Talk about the origins of Withdrawal and the influences you guys have tried to pursue over the years. I know you identify with that holy terror sound and aesthetic, but I'm guessing bands like Integrity and Rot In Hell have never come through Winnipeg. What would you say has pulled you towards that end of the spectrum?
Well, we started in late 2007. The first line-up was all friends who hadn't really played in a band together. Musically, we wanted to play fast, triplet-heavy metallic hardcore and I think at the time we were listening to a ton of Buried Alive and that Palehorse record "Amongst The Flock", which I think is the last great "double kick" hardcore record FYI. Over the years, we started getting maybe a little crustier and darker, and smarter and dumber at the same time. A thinking man's All Out War or a dumb man's Catharsis. I think now, we take more chances musically with some goth and post-punk influences, but most people won't notice a Killing Joke-style guitar part if it has a circle pit drum beat underneath.
Thematically, lyrically and visually, I've always been drawn to darker bands like Starkweather, Integrity and older Converge. Those bands all kind of had lyrics that were abstract enough for people to find their own meanings in them, which is a bit more imaginative that typical NYHC "convict poetry" style lyrics, which I also love mind you. The "Holy Terror resurgence" in the late 00's, all those bands took the presentation a little more serious. I always liked that. Real effort and energy put into the entire presentation of a band, even if we wasted a ton of money on screen printing special covers for records, or spending all night wax sealing demos... that always seemed to be a better way to do a hardcore record rather than farting out a record a year that looks and sounds the same as everything else.
You guys have a couple releases on A389, and now the new record will be coming out on Escapist. How were your experiences working with Dom and how'd you wind up connecting with Mike?

LORD DOM: one of the hardest working label guys in HC, a great guy and a top-tier riffer. My favorite thing about Dom is that he doesn't put out any hyped up bullshit records just to make a couple of bucks. He always put out stuff he was into, whether it sold or not. For someone who was in DAY OF MOTHERFUCKING MOURNING, Pulling Teeth and many other riff clinic bands to have liked ours enough to put out 2 records of ours was quite the honor. He also got us on shows with Catharsis, Gehenna and Integrity. Huge. He's kind of scaling back the record label a bit, but I hear he is putting a lot of money into repressing "Strange Animal" by Canadian metal-core pioneer Gowan...
Uncle Mikey has been a fan of our band since the demo, and was actually supposed to put out a split with us and Rot In Hell back in 2009 but it fell apart across the ocean and we sat on the songs for years. I first met him in person at the Burning Fight book release shows in Chicago.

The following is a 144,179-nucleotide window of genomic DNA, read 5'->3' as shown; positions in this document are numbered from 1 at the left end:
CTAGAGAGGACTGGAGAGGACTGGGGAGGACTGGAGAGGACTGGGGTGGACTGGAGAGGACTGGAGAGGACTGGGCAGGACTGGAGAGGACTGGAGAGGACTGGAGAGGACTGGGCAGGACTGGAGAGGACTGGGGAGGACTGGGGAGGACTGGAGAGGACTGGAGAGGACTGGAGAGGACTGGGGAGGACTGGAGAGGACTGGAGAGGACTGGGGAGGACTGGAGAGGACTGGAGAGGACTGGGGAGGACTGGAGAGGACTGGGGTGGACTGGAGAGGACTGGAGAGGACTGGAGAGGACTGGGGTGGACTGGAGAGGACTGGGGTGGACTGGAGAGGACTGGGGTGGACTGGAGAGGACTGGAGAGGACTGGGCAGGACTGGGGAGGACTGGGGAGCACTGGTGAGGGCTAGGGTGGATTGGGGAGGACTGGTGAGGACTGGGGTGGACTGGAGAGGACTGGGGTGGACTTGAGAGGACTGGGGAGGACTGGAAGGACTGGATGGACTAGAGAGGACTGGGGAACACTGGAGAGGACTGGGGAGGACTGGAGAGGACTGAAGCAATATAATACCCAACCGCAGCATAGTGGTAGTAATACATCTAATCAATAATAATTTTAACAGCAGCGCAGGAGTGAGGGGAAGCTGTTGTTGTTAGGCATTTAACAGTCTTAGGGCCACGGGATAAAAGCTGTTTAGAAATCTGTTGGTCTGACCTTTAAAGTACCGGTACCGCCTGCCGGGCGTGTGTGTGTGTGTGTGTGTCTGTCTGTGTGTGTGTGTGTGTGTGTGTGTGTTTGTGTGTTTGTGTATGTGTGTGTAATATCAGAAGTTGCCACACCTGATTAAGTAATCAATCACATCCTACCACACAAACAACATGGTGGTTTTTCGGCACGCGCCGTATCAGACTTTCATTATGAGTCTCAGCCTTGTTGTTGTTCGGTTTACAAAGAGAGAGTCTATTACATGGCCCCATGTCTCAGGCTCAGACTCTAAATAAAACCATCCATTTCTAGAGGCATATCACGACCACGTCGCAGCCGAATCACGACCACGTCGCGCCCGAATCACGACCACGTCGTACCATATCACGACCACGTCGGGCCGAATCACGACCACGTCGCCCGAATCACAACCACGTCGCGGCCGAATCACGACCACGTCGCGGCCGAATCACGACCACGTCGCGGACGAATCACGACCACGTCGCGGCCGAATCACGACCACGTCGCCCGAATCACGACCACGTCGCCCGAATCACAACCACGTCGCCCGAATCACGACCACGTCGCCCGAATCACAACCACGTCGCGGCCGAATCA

He's flown out to the coast to hang out with our band on tour. Lover of Taylor Swift and Nick Rockwell, two of my favorite American singers. He puts out bands he loves and has a very underrated catalog if you ask me: Burn Your World, Turmoil, Purgatory and Crucified. All great releases. I'm glad to finally get the chance to release something on Escapist; it's been a long time coming.
Lyrically, the new record is definitely pretty bleak, spinning tales of drug abuse and general desperation. I know you've said you're heavily inspired by bands that have a sense of mystery around their lyrics, but I wanted to ask about a couple of lines in particular. In "Your Dreams Are Dead" there's a line that says "I have sacrificed everything, losing everything has set me free". I know you use a lot of religious imagery in your lyrics, and this line in particular definitely has some of that flavor to it for me. What inspired that line or idea?

That whole song to me is essentially about kind of realizing where I'm at and that I've carved a path for myself by being a strange, straight edge, lifer hardcore kid weirdo. I think I'm kind of on a course that I can't stop now. The time when I should have been going to school, getting married, buying a house or something I spent focused on touring, writing music and living in a dump of a house with 3 other grown-ass men.
But even though I fucked off on doing the generic adult thing, I'm totally okay with that because I can kind of just do whatever I want. I don't have to worry about a mortgage, kids, any of that stuff. "Losing everything has set me free" just sounded more dramatic than "I don't have kids, I can call in sick and sleep in all weekend". Maybe it was the wrong choice in the long run but fuck it.
In "Forever (Final)" you have a line that says "We carry suicide notes we've disguised as our art". That one really struck me....I've always been someone who sees punk and hardcore as vehicles for social and political change and in that sense I guess I usually gravitate to more posi and political oriented bands. That said, I feel like so many bands in the scene have gravitated over the last decade or so to darker, more nihilistic themes. I'm wondering if that line is meant as commentary on some of that perhaps....